• @dagodingo said in My Basenji doesn't curl her tail anymore.:

    My older girl was around 11 when her tail started getting a bit floppy. She could still curl it but she often had it just hanging down loosely, so I would guess it’s normal. You could certainly have the vet check it on her next checkup.

    @rav805 said in My Basenji doesn't curl her tail anymore.:

    I have a female Basenji who is 14 years old and 3 months. It is getting extremely rare for her to curl her tail anymore. I just started noticing it recently. Does it have anything to do with age? Or is there any possible health concerns?

    Thank You both for your comments! I'll probably take her to the vet for a check up mostly because she hasn't been in a long time.

  • @rav805 - Pretty normal at her age

  • The tenor here is that it's normal. In my experience, the tail may get looser with age but I have had several bitches whose tails drooped like this like this and it was because they did feel unwell in some way. I would still get the vet to give her an 'MOT' (a thorough health check) before jumping to conclusions.

  • I had a ten year old to whom I kept shouting 'Be a PROUD 'senji - do your TAIL up' -

    I wouldn't worry if that is the only way she is showing her age !
    Be a proud Mom !!!

  • @rav805 It is important as they age, I take mine every year up to eight years old and every six months after that or as needed. That is what my vet recommends, it may be a bit overzealous but the vet can often spot problems before I can.

  • @zande Lol, I used to do something similar, I would tell her to put her tail up because she is a Royal Basenji lol.

  • My girl has never really had a curved tail, and more recently she has sometimes drooped more, but I think it is just muscles starting to get old more. I find even the tight curly ones will unwind when they are sleeping, when they are eating, and when they are relaxed. Don't rush to the vet, but next time you go, get the vet to check her for something,other than age.

  • Like the consensus seems to be, probably age but COULD be health. Since you haven't seen the vet with her for a long time, a full check up with blood panels really is due. The earlier you find a problem, the better your chances for treating/slowing whatever is wrong. So even without the tail, please do get the check up.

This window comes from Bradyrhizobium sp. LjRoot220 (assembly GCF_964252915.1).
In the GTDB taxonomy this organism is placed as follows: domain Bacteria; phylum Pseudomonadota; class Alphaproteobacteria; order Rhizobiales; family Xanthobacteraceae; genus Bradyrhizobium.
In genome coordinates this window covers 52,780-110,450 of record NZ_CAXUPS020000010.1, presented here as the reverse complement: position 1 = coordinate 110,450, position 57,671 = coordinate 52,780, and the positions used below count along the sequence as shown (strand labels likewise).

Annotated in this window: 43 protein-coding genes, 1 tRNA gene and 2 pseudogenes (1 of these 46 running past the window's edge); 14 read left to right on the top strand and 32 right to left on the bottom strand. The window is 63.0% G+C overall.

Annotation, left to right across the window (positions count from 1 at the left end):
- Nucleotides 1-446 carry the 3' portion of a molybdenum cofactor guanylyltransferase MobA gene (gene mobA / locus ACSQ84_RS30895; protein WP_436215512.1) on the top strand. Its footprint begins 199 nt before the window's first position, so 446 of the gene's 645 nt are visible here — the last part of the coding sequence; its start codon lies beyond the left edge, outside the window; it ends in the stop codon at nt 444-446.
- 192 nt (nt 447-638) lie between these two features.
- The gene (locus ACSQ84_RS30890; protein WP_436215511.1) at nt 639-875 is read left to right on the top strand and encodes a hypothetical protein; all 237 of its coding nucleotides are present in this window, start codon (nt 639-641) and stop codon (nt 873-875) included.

• @debradownsouth said in My Basenji doesn't curl her tail anymore.:

    probably age but COULD be health.

    It's never a waste of time (or cash) to consult the vet. Especially if you have trained him or her into the vagaries of Basenji health. I've spent years training ours !

  • Hi y'all I just wanted to give a quick update on my Basenji. During the time I made the original post she had lost her appetite and was losing weight. My family didn't know the severity until we started seeing her bones and she had trouble walking. So we took her to the doctor and she was diagnosed with an infection in her bone marrow. She started taking medicine and receiving fluids twice a week and certain doctors kept saying she may need a blood transfusion others said its 50\50 if she will recover and some were saying it may be best that she be put down. We continued with the medicine and started see improvements in her appetite and ability to walk. Also the bone pain started to subside. She started off taking different medications everyday, but know after checkups twice a month her medicine intake keeps getting reduced. She has gained 20 pounds since the initial appointment. She is not 100% back, but is a far cry from where she was when I originally made this post.

  • Great news that she is gaining weight but to have gained 20 lbs (!) - my girl doesn't weigh that much and she is a tad overweight ! Its wise not to over-medicate, especially for an older Basenji.

    However don't, I beg you, keep her going if her quality of life starts to deteriorate sharply. The kindest thing we can do to show we love these fabulous animals is to let them go with dignity when it is time.

    Fingers cross that time is a long way off yet.

  • I am glad to hear of her improvement. Sometimes we live with dogs and don't see the changes they start so slow. It's good to make it a habit to actually inspect them monthly. I hope she keeps improving but as Sally said, too much weight gain isn't good.

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